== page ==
Ideally, Europe would respond to these setbacks by strengthening its union, creating more of the institutions it needs to manage interdependence. But the political will for that kind of move forward seems lacking, even for the most obvious steps. For example, on Tuesday the European Commission proposed the gradual phase-in of a Europe-wide system of deposit insurance, which is the bare minimum needed to maintain stable banks within a currency union. Yet the plan faces furious opposition within Germany, which sees it as a giveaway to its spendthrift neighbors.

The alternative is to take a step back, which is already happening on border controls. European leaders are, rightly, concerned that each such move damages the whole European project. But what is the realistic alternative?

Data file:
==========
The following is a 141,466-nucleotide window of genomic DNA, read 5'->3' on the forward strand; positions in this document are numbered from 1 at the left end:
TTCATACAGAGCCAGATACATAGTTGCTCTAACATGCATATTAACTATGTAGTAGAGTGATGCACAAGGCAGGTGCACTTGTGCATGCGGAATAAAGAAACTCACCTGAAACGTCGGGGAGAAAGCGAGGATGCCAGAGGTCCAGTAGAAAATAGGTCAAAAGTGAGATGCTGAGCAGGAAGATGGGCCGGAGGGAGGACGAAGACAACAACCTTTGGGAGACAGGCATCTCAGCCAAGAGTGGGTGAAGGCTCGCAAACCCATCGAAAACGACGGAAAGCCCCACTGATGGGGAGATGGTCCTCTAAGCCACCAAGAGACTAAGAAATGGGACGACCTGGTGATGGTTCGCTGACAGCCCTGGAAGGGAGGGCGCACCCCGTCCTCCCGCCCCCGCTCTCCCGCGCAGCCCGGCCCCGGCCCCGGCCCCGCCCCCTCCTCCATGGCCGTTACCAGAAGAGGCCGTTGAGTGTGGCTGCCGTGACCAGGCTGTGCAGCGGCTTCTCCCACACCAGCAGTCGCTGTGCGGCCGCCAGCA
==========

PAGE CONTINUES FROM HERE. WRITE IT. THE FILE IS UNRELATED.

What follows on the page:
The truth is that I don’t know the answer. I’m just thankful that America has the kind of unity Europe can only dream of — at least for now. I guess we’ll see what’s left after President Trump gets done with it.

 

By: Paul Krugman, Op-Ed Columnist, Opinion Pages, The New York Times, November 27, 2015

November 28, 2015 Posted by | Europe, European Union | , , , , , , , | Leave a comment

“The Art Of The Deal”: Congress Has A Clear Choice, Approve This Deal Or Watch Iran Grow Stronger

In the annals of nuclear arms control accords, the deal signed with Iran on Tuesday morning is a remarkably good deal. The 159-page document—titled “Joint Comprehensive Plan of Action”—is more elaborate, detailed, and allows for more intrusive inspections than any Soviet-American arms treaty completed during the Cold War.